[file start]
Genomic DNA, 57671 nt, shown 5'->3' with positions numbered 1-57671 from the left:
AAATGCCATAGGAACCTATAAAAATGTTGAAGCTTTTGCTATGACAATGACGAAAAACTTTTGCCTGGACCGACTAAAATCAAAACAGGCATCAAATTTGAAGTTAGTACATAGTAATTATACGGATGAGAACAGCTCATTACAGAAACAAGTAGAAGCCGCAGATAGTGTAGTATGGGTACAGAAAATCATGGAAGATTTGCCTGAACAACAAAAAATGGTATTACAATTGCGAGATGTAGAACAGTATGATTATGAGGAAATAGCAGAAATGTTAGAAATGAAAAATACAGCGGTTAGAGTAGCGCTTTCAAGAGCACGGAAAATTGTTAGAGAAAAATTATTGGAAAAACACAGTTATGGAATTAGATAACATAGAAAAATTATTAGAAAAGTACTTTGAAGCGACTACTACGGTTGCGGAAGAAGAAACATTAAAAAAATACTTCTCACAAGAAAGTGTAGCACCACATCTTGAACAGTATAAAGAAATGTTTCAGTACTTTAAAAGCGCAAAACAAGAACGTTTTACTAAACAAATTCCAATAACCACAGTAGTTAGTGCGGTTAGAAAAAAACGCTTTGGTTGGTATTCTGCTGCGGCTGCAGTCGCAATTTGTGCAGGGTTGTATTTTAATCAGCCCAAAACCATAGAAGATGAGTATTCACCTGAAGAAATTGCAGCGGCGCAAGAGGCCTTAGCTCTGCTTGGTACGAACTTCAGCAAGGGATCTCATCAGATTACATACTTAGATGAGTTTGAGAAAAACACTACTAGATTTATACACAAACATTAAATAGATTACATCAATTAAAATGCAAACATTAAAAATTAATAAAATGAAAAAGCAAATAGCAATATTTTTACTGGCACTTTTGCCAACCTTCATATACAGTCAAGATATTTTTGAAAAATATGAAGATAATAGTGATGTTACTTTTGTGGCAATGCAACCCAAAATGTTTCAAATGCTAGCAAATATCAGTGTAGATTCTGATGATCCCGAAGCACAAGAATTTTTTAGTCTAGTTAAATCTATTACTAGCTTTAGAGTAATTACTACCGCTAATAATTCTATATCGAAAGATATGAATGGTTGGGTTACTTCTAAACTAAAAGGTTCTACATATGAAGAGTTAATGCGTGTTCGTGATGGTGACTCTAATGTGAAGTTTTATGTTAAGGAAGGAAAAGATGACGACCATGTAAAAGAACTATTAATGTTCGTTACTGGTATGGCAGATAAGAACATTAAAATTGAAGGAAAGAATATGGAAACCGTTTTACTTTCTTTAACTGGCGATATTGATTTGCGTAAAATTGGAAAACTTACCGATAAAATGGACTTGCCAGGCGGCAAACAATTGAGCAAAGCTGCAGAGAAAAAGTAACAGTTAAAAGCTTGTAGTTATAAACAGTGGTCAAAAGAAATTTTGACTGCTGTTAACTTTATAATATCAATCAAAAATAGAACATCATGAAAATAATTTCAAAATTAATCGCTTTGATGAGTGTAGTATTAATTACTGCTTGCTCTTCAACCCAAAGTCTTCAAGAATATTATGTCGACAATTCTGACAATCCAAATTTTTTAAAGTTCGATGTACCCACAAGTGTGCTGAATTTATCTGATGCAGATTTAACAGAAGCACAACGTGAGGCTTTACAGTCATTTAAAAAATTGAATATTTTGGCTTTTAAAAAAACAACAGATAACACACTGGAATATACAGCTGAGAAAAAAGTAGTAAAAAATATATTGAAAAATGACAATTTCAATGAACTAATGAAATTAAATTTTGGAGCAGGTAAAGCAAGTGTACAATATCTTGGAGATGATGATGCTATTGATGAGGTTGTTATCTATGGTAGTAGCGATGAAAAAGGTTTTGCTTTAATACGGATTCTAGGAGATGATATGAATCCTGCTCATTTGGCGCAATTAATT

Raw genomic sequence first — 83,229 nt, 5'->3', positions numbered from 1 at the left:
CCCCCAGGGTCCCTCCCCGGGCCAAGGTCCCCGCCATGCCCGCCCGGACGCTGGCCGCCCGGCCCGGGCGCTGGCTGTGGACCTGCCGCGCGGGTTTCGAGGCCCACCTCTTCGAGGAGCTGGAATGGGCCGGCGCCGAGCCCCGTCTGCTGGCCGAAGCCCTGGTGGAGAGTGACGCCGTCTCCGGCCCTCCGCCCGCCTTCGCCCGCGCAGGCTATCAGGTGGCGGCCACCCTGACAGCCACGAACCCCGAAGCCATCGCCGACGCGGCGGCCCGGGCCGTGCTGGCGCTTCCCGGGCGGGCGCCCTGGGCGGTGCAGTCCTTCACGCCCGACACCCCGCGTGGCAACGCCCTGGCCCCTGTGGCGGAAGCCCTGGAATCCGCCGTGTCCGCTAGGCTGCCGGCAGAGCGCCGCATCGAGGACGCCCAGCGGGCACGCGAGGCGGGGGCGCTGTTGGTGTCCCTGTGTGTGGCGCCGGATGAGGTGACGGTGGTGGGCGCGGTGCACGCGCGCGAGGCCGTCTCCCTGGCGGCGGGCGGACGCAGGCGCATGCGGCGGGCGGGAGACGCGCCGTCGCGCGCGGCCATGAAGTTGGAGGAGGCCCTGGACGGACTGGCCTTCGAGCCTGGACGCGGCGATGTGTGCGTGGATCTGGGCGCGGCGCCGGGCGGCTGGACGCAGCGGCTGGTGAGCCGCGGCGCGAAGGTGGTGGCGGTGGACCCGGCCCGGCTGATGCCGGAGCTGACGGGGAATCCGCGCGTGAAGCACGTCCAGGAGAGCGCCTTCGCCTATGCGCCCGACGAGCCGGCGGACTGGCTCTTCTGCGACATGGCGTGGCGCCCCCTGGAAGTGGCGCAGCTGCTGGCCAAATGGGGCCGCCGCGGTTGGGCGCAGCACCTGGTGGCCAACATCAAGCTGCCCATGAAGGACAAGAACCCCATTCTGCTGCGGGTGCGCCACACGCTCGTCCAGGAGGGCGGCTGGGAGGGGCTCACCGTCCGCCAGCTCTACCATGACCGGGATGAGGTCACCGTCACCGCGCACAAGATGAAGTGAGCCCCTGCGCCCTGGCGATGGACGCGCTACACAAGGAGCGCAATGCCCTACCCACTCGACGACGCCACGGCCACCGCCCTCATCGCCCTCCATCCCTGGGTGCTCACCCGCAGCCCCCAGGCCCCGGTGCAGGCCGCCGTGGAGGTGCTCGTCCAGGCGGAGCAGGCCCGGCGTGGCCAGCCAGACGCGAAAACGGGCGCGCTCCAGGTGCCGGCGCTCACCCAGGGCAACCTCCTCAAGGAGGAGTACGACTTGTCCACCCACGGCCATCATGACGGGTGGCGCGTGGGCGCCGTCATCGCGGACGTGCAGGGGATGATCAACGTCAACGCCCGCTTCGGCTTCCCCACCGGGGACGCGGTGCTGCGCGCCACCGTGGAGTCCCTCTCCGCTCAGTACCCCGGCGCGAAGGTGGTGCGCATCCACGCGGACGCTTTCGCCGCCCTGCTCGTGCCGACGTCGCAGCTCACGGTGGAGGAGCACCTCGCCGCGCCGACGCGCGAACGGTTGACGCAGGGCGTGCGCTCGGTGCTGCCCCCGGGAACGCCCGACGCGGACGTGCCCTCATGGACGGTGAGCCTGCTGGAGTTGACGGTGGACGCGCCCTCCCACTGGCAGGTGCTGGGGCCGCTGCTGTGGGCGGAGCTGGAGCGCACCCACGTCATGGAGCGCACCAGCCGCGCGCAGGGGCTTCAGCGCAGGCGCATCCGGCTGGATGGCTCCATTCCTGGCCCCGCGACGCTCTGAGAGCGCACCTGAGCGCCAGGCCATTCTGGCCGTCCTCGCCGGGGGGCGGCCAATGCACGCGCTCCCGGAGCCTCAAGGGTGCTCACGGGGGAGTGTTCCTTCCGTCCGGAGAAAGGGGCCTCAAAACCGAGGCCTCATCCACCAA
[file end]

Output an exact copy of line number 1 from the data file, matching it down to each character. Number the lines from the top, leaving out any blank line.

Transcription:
Genomic DNA, 57671 nt, shown 5'->3' with positions numbered 1-57671 from the left: